Sandel’s critique of Rawls’ veiled contractors, how he thinks his point affects Rawls’

conclusions, and how Sandel would provide for what’s missing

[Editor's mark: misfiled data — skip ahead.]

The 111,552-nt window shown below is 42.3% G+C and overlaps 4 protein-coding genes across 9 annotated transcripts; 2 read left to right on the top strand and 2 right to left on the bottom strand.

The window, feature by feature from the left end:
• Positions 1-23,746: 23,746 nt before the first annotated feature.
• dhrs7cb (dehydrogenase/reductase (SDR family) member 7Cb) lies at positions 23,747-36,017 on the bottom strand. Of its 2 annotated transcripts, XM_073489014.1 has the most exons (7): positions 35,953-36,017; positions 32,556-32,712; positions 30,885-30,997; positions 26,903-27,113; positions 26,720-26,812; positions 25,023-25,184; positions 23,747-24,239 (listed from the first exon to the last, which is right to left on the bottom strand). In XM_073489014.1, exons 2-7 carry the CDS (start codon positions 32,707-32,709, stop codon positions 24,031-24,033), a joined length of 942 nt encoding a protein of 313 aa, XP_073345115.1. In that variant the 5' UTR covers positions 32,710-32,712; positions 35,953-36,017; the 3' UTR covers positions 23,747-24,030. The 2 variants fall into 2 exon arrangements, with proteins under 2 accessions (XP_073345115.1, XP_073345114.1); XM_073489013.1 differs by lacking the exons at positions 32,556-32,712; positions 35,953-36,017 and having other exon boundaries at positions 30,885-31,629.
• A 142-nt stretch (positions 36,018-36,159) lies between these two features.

Sandel’s critique of Rawls: The basic idea is that Sandel believes Rawls’ commitment to right over good makes his idea of a person untenable. Sandlel believes that Rawls theory is untenable because it is asking people to think about justice, divorced from the very things that make us people – the characteristics that make us able to think about the concept of justice. Michael Sandel argues that the concept of the self as a purely rational chooser on which Rawls relies is unrealistic since every individual is in fact already steeped in the values of their particular society, and will not be able to participate in society if they are truly the people represented as Rawls’ veiled contractors. For Rawls, the distributive principle – that everything must benefit those who have the least, the most – the idea that whatever an individual has is based on what accidental characteristics they were given; for example the model who earns more because she is beautiful earns more because it was luck, or an accident, that gave her those good looks. So, because what she has was given to her as an accident, the goods she has actually belong to the society, that society has a prior claim on her assets because as an individual she doesn’t deserve anything since what she got was acquired by accident. Sandel says that in order to assume a principle of sharing, which is what the distributive principle is – there has to be some common moral tie among the people in a society which states that sharing is good, and that sharing with those less fortunate is good, and that all people should have access to basic levels of goods. Otherwise, there is no reason why the acquired assets shouldn’t serve the needs of the person who got them just like they would serve the needs of the society who got them by accident. If there is nothing tying the people in a community, in a society, together, than how would the society really distribute the assets in a way that was better than the individual – who also has no ties to others. However, to suppose that a community must have a moral good that ties it together means that the veiled contractors, who are supposed to be devoid of any such ties, really are not the unencumbered selves that Rawl’s wants them to be. On the other hand, it might mean – if the individuals really are the unencumbered selves – that the community is really not a community at all and the goods are simply accidental to the community as well as to the individual so there is no reason that the goods shouldn’t be left to serve the arbitrary ends of the individual rather than the arbitrary ends of the community.